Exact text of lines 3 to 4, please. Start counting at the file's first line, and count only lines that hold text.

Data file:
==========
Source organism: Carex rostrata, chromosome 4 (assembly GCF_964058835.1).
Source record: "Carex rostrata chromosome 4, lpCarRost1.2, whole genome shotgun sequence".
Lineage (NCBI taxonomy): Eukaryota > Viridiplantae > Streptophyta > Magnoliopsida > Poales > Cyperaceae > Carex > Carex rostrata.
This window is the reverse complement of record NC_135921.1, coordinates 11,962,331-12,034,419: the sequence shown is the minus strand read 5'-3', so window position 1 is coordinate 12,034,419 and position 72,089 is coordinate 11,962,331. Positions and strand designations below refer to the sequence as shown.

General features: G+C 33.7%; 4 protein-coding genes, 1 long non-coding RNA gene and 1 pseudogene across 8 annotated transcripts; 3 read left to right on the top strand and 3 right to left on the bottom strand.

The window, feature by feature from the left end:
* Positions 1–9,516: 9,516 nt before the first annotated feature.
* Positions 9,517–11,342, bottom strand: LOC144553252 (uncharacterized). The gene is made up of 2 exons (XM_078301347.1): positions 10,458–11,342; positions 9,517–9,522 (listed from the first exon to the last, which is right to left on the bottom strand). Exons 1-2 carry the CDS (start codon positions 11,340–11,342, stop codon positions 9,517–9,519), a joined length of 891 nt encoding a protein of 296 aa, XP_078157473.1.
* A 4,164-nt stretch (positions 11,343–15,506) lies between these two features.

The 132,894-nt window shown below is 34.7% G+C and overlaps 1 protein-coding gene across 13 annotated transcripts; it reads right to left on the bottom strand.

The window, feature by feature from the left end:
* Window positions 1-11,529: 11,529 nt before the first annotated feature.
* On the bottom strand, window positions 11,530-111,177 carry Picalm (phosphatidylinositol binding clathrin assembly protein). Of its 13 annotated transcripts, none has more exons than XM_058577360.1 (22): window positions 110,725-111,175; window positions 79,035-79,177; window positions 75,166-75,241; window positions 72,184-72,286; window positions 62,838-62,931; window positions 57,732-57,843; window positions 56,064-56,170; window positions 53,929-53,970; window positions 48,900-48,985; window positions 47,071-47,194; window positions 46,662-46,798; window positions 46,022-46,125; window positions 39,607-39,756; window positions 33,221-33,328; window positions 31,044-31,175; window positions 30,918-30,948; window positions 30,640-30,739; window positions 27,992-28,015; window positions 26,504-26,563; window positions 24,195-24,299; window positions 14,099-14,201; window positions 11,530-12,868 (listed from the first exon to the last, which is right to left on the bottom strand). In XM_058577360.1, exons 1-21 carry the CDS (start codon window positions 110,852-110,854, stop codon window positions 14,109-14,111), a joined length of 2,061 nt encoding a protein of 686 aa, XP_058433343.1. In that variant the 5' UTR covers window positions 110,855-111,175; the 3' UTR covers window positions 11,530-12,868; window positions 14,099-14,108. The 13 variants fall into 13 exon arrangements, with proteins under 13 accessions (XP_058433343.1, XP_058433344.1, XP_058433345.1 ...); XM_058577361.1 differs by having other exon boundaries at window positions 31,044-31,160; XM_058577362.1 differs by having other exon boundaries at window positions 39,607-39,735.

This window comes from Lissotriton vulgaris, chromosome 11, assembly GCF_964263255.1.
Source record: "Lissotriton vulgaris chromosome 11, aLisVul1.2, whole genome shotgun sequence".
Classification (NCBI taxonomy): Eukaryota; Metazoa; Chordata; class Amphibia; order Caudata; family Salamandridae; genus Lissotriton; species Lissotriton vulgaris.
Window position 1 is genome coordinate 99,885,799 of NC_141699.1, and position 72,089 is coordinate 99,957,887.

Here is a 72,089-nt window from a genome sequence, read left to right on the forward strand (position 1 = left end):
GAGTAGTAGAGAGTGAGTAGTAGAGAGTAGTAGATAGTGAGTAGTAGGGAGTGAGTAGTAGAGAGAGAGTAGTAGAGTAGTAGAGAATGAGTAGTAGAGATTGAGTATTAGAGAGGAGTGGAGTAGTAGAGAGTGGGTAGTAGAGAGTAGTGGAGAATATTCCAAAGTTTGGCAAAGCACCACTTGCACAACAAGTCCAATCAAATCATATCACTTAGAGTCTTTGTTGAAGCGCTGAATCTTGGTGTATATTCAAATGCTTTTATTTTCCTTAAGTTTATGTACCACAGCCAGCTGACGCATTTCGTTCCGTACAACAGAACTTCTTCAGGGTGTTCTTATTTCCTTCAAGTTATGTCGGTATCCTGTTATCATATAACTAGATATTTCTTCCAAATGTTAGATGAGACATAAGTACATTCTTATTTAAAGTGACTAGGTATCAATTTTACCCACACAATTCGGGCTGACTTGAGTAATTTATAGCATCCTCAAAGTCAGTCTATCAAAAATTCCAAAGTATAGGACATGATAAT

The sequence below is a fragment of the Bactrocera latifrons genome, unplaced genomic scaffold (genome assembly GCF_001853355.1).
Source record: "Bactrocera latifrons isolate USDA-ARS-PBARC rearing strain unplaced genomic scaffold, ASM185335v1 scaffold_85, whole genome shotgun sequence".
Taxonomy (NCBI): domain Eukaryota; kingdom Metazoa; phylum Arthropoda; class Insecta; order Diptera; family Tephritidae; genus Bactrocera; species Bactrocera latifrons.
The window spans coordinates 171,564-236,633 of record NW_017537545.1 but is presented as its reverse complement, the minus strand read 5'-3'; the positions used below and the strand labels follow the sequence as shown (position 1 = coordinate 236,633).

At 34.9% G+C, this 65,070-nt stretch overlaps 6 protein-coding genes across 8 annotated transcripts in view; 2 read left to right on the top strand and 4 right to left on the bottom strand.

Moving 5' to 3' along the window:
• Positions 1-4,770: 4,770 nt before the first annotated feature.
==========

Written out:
Lineage (NCBI taxonomy): Eukaryota > Viridiplantae > Streptophyta > Magnoliopsida > Poales > Cyperaceae > Carex > Carex rostrata.
This window is the reverse complement of record NC_135921.1, coordinates 11,962,331-12,034,419: the sequence shown is the minus strand read 5'-3', so window position 1 is coordinate 12,034,419 and position 72,089 is coordinate 11,962,331. Positions and strand designations below refer to the sequence as shown.